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Interview with Barb Heidenreich – Fernhill Scottish Deerhounds


An Interview with Barb Heidenreich, Breeder of Fernhill Scottish Deerhounds

Where did you grow up?

Barb Heidenreich: I grew up in Toronto, Ontario, with summers at a family property (since 1886) on Lake Simcoe, 45 minutes from downtown Toronto. Relatives in England, Scotland, Haiti, Schleswig-Holstein, and Bodensee kept me travelling from an early age.

Did you come from a doggy family? If not, how did the interest in breeding and showing purebred dogs begin?

Barb Heidenreich: My love of dogs was limited, as my childhood dogs were terriers. One had “Springer rage” and my scars reflect eleven years with this dog. Arabian horses and cats were my passion. In 1963, a solo bicycling venture as a young teen around Scotland exposed me to my first Deerhound on a couch at the Kilmartin Hotel, Argyll… the perfect cross between a horse and a cat! Acquiring one in Canada finally happened in 1970 with Jan Buchanan’s Alistair Of Auldstane.

Who were your mentors in the sport? Please elaborate on their influence.

Barb Heidenreich: Lack of mentoring was the norm… real learning started in 1968 with visits to “Auldstane,” “Gayleward,” “Sirhan.” My first pair of Deerhounds in 1973 precipitated my most influential “mentor” experience. They coursed and damaged a Whippet in a park. The owner was kind enough not to sue me but explained that I owned a sighthound, bred to chase and kill… “Start doing your breed research!” What a shock, as my single Deerhound helped me raise raccoons and kittens and showed no prey drive! So, the research began—and in this breed it never stops. There is always something new to learn. I have learned the most from:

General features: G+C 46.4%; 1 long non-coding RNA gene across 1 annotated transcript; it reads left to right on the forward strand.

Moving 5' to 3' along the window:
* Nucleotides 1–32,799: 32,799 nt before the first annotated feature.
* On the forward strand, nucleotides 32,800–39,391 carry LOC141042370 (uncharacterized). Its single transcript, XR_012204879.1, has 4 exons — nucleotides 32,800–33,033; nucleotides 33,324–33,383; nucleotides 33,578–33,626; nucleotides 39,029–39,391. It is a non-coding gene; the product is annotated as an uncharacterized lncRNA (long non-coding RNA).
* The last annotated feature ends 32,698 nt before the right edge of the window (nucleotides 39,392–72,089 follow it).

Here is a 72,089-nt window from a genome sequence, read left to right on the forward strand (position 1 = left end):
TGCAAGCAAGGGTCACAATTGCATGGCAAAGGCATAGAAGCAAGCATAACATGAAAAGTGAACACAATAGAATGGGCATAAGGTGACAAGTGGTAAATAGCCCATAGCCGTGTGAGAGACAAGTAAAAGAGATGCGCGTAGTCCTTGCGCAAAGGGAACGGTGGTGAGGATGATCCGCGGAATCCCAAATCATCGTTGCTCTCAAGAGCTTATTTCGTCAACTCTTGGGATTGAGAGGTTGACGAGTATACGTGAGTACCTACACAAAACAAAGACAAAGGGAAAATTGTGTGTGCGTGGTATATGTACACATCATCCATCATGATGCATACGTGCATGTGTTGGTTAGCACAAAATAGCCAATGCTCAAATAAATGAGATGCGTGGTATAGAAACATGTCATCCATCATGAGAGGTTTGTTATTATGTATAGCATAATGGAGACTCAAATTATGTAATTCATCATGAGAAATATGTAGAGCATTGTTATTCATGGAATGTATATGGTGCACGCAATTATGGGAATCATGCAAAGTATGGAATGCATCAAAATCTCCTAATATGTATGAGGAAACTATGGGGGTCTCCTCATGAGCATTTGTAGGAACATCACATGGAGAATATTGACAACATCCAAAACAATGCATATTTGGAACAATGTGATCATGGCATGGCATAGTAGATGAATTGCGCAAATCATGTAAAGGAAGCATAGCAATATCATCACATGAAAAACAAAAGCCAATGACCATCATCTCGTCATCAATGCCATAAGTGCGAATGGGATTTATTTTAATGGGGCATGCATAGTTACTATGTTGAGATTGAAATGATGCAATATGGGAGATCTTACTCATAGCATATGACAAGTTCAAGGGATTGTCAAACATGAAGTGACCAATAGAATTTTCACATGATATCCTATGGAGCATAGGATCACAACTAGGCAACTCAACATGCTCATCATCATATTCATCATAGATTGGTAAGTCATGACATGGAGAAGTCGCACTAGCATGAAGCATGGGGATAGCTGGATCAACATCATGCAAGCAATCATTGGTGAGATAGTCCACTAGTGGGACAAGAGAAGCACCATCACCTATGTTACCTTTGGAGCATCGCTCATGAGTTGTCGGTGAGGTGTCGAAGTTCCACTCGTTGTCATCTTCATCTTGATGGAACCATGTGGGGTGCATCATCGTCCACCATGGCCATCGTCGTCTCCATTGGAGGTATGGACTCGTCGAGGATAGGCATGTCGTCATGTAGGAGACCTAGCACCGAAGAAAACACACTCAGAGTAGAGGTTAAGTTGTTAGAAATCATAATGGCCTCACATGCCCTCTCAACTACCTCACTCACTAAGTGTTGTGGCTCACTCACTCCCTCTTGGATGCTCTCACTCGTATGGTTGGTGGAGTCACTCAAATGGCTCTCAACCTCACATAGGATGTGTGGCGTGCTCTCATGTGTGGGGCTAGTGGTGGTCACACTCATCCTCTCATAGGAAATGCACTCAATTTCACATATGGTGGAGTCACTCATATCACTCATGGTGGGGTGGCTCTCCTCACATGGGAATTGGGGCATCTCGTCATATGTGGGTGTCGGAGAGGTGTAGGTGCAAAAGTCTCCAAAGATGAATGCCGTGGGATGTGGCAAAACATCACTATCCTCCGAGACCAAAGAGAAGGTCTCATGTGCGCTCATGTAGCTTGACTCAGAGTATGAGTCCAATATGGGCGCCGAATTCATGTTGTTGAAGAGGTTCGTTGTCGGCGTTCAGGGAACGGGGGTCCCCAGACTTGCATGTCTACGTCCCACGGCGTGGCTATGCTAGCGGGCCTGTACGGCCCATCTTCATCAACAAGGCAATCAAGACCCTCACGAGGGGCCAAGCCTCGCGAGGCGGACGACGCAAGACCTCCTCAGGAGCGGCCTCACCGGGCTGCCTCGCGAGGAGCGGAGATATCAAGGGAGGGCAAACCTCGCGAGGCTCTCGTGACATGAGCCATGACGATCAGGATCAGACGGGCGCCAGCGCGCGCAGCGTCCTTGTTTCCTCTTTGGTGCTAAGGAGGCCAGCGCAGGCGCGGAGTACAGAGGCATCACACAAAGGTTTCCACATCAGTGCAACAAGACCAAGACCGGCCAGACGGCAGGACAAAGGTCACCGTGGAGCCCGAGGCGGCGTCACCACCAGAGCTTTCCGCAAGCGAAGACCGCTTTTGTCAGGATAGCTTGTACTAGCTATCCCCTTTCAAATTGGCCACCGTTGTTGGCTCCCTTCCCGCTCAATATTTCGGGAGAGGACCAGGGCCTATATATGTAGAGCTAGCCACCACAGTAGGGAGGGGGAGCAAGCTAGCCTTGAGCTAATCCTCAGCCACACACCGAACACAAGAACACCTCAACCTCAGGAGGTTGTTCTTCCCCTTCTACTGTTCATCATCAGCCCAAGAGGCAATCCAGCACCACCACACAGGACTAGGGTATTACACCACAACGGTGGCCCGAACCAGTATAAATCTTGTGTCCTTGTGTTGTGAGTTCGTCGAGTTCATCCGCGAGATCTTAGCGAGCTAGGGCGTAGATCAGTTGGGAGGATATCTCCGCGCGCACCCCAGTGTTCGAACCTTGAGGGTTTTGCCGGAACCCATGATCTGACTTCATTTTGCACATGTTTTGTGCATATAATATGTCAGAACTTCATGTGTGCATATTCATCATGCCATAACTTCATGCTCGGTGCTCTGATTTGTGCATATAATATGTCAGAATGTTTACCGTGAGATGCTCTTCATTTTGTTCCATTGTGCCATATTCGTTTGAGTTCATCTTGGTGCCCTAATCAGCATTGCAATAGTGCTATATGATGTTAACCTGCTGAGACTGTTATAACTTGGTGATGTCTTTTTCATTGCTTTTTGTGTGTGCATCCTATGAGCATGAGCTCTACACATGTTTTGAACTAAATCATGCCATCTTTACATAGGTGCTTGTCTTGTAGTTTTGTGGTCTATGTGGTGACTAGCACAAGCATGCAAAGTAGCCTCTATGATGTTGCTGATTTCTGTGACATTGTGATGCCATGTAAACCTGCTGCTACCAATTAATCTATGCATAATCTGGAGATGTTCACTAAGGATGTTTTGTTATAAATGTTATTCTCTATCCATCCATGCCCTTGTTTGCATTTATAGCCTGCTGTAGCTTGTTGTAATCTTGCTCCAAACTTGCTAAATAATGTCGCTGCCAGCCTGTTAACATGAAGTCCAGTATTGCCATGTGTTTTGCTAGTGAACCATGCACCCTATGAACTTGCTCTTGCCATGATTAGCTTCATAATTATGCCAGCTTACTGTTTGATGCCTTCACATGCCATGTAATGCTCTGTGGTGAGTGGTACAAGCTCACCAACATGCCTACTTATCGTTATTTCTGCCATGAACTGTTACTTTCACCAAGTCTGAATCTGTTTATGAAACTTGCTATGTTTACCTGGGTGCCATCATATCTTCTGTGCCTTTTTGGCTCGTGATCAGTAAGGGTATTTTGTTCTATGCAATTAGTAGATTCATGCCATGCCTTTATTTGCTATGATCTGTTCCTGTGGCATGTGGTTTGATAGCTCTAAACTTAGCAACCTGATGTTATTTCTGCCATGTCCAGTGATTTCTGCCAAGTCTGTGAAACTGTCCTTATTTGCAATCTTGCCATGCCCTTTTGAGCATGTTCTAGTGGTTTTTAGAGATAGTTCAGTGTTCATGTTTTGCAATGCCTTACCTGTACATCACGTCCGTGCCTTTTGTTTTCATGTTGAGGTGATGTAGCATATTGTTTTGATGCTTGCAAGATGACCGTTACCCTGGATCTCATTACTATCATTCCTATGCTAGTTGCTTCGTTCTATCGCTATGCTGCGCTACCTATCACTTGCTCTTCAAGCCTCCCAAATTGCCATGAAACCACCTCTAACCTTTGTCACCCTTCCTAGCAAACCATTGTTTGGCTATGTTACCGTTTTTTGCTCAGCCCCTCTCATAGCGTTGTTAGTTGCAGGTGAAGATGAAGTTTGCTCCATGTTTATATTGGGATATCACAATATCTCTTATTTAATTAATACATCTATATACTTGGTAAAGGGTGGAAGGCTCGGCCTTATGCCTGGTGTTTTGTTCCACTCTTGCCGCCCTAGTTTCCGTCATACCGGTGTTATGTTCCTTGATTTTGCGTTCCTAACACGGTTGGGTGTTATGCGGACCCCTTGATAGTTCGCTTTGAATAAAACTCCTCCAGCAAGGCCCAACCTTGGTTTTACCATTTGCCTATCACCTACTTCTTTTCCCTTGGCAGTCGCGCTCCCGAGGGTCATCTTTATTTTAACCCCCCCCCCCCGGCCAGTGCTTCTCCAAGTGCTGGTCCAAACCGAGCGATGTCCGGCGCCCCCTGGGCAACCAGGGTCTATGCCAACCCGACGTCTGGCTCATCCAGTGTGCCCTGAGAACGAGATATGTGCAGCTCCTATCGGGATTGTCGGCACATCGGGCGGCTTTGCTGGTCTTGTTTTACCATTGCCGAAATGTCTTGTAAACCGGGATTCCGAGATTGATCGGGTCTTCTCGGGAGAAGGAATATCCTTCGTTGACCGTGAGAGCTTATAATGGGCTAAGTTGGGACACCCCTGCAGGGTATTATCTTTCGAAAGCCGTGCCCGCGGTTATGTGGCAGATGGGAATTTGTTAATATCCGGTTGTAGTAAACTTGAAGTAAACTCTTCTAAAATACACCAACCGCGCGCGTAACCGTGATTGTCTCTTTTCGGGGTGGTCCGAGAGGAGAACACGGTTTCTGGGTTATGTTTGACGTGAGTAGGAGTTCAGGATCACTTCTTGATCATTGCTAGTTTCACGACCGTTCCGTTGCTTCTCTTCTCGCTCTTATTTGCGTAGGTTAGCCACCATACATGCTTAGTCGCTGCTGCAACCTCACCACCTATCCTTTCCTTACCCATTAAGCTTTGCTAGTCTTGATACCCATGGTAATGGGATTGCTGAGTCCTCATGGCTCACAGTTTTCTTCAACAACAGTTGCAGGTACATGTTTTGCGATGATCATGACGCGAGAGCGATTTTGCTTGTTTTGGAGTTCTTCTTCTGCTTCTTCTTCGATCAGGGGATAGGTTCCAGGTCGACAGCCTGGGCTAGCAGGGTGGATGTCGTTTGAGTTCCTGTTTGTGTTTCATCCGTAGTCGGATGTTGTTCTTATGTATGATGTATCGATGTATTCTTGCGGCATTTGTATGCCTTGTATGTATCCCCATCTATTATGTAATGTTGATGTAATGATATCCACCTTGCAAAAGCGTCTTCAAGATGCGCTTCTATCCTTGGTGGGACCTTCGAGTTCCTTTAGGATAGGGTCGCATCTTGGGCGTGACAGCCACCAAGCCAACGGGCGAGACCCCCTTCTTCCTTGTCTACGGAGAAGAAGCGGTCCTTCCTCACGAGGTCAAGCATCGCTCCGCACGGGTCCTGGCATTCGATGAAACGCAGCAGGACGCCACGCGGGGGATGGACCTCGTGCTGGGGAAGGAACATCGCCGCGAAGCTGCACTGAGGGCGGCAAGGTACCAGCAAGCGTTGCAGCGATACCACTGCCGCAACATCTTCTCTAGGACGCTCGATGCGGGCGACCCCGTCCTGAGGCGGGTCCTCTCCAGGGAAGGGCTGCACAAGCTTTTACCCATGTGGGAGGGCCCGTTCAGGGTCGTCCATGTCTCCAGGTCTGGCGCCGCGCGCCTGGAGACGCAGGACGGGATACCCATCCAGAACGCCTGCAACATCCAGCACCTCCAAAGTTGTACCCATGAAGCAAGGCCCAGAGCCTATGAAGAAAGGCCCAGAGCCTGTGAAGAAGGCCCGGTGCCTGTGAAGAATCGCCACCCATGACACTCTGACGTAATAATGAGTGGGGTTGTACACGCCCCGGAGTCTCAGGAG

• Attending 48 SDCA National Specialties (starting in 1973) watching/entering both conformation and coursing events;
  • Attending three Dava Quaich Coursing meets in Inverness and the Borders… Deerhounds coursing on their home terrain is an INCREDIBLE learning experience!;
  • Open field coursing in the 1970s-early ‘80s with M.H. Dutch Salmon in Manitoba (after European hare), the Dakotas, Colorado, and New Mexico (after Blacktail, Whitetail and Antelope Jackrabbits) as well as countless NOFCA/ASFA coursing meets.

Starting in 1977, I have attended eight UK Breed Shows over the years and have had the privilege of judging Deerhounds in the UK (2000), a Deerhound Specialty in Finland (2007), and recently, I had a wonderful entry at Västerås, Sweden (2022). I met the key British breeders in 1977: Marjorie Bell (Enterkine), Anastasia Noble (Ardkinglas), Agnes Lynton (Geltsdale), Norah Hartley (Rotherwood), Leslie Edmunds (Duchally), Mary Girling (Pyefleet), and Kenneth Cassels (Sorisdale). They taught me so much! My visits over the years and their letters/photos are a treasure.

Before my first litter in 1975, a course by Canine Consultants Canada Ltd. taught me “puppy evaluation” at various ages from 2-3 days to 12 weeks. I still have the goniometer and measuring stick that help to find structurally balanced puppies in a litter, avoiding the pitfall of seeing the largest as the “pick.” Lack of mentors in the breed prompted me to publish Your Scottish Deerhound Primer in 1989 as a puppy raising handbook for newbies. A fifth edition (2023) is here:

Fernhill Deerhounds are widely known, successful in the ring and coursing field. What breeding philosophies do you adhere to?

Barb Heidenreich: My vision of the “ideal” type is a functional, rough-coated, large Greyhound. Reading the incredible historical legacy on coursing red deer, measurements, illustrations of breed “greats” in the 1800s, and being heavily involved in open field coursing on my own 200 acres (deer and hare), but also in North America and Scotland, has given me my vision of “perfect type.” This includes Arthur Wardle’s 1908 drawing of Ch. Ayrshire, so like Ch. Ardkinglas Sonnet that I saw win the 1977 UK Breed Show and Coronach Luckpenny that blew the field away to win the Dava Quaich in 1996.

Barb Heidenreich
Ayrshire, 1908

I search for mates that bring me closer to that ideal. Eclipsing all to me is health-longevity, temperament, and function. I must see the dog, research health, and never rely on pictures and show wins. Keeping size moderate also helps with health and longevity. My sales contract has, for decades, guaranteed my puppies on a replacement basis up to “veteran” status should they die from the major breed health issues we know are hereditary: heart, bone cancer, GDV.